October 31, 2005

Happy Halloween

Ok, it's dark. The pumpkins are glowing and I have my witch hat on. WHERE ARE MY TRICK-OR-TREATERS? Woo hoo! Seconds after I posted this, three kids came and knocked on the door -- and one of them even recognized me from the library (he was wearing a scary mask, so I have no idea who he was)

(I just realized the candy mix we bought includes Runts, one of my favorites... the kids better get here quick!)

Final trick-or-treater count: 81+
(this is a world record for me -- last year the only person who came was the pizza guy)

[9pm: I decided to blow out the pumpkins and turn out the lights and hope no one else comes by... but it was a pretty successful halloween around here!]

Posted by Emily at 05:48 PM | Comments (1)

Methyl Bromide Conference

Good luck today to S, who is speaking at the 2005 Annual International Research Conference on Methyl Bromide Alternatives and Emissions Reductions in San Diego.

Today he is talking about the "Effect of Alternative Tarp and Fumigants Combinations with Metam Sodium on Strawberry Yield"

and Thursday, his talk is on the "Effect of Band or Bed Top Applied Basamid on Strawberry Weed Control and Yield."

Posted by Emily at 07:02 AM | Comments (0)

October 30, 2005

October Book Roundup

Some of the books I've been reading:

Blue Girl by Charles De Lint
A great YA novel that mixes YA angst with fairies and ghosts. I haven't read any Charles De Lint since Katy recommended The Little Country back in HS, but I remember really liking that one.

And listening to:

The Tale of Despereaux [CD]
Been meaning to get to this one for ages, but wasn't blown away. I got into it by the end, and I know kids love it. There was a great Unshelved about it recently.

Feed by M.T. Anderson [CD]
Lots of talk about this one in my YA resources class and I finally got around to listening to it.

The Merchant of Death (Pendragon Series #1) [CD]
The Lost City of Faar (Pendragon Series #2) [CD]
by D.J. MacHale
I love these -- I don't think I would have picked it up based on the cover of the book, but the CDs have been great fun and I have the third one waiting next.

The Secret History of the Pink Carnation by Lauren Willig [CD]
One of the librarians I work with was talking about this one, so I put it on hold. Its a bit of chick-lit and a great historic novel about spies in France. There are some steamy scenes that were a bit much for morning rush hour [blush] but a great story with great characters.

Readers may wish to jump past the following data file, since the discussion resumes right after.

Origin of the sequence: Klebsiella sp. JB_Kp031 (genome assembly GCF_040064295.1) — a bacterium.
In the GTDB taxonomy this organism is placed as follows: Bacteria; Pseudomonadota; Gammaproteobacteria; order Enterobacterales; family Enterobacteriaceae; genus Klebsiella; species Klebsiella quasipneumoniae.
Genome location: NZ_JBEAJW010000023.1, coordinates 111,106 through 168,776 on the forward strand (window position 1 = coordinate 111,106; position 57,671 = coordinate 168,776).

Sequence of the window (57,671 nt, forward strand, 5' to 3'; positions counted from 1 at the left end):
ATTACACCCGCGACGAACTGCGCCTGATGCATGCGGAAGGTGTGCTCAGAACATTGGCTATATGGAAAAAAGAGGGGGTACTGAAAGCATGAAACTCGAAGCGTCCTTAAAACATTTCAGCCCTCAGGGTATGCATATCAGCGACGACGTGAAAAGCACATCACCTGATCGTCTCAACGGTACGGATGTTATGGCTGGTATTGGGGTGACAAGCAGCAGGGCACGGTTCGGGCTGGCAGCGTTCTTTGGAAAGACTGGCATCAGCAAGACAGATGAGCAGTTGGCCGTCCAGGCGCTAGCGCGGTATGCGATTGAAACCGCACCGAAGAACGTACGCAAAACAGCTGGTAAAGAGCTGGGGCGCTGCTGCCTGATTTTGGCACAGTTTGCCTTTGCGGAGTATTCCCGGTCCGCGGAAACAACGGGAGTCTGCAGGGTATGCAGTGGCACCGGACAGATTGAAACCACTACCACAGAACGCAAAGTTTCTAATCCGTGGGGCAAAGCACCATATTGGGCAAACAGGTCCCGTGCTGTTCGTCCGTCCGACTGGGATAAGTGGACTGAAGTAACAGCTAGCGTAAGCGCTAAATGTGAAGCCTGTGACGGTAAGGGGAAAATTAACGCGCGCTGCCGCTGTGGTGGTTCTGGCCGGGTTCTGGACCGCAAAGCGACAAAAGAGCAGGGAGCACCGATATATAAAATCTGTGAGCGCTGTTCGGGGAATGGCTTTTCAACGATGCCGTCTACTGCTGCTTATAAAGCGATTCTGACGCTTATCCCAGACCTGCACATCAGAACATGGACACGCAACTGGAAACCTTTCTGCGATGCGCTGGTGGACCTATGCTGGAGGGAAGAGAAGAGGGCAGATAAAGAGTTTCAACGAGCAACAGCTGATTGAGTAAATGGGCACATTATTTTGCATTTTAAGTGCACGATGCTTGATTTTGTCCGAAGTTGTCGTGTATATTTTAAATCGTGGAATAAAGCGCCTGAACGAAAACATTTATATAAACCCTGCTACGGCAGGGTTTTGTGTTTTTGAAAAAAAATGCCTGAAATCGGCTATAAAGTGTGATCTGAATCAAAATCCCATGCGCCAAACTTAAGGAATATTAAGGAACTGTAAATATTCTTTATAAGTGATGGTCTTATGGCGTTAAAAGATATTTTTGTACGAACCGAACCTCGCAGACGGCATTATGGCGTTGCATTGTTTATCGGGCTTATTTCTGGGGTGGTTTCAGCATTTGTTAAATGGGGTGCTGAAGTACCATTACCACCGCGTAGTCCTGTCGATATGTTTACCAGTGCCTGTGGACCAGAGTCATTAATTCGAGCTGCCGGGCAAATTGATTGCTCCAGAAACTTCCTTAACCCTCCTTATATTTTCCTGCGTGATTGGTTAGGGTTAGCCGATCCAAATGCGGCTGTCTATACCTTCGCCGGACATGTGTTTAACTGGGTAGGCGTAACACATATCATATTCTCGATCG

And to read a few things related to The City of Ember (which I wrote one of my culminating papers on):

Gregor The Overlander and Gregor The Overlander And The Prophecy Of Bane (Underland Chronicles) and by Suzanne Collins

The Giver and Gathering Blue by Lois Lowry

The Last Book in the Universe by Rodman Philbrick

There may have been some others, but I've been terrible about keeping track the last few weeks, and the kids ones go so fast. But now that school's over, I can tackle some of the huge pile of books on the to-read pile!

Posted by Emily at 09:56 PM | Comments (0)


Mom sent this photo of the two longest running moderators of the Westport RTM, Gordon, currently running for first selectman, and Grandpa.


Posted by Emily at 07:28 PM | Comments (0)

Turned in!

2 papers, 2 hard copies and a CD each. If all goes well, these will be my last grad school papers (at least for this degree). Now all that's left is the waiting...

Posted by Emily at 02:32 PM | Comments (4)


Just testing this out, it's suppose to record where in the world people visit my site from, or something.

Locations of visitors to this page

(via Girl Scientist)

Posted by Emily at 06:57 AM | Comments (0)

Daylight Savings

Oops, forgot to set my clock back last night. But I didn't set my alarm so it didn't really matter I guess.

Posted by Emily at 06:43 AM | Comments (114)

October 29, 2005

Refgrunt, 10/29

A slow Saturday afternoon on the A desk. Plenty of time to weed fiction and try to scrounge up titles for a thanksgiving display. Here are some of the questions/requests:

news coverage of Hurricane Katrina (showed her our cool full text newspaper databases)
books about computers for a woman with a new computer (PCs for dummies, etc.)
new books
paper x3
MLA citation with no author
A Lycanthropy Reader" Werewolves in Western Culture
Magician's Nephew
college directory
Sisterhood of the Traveling Parts
Day of the Dead
easy readers
1970 Mustang parts source locally
how to double space in Word
South Park soundtrack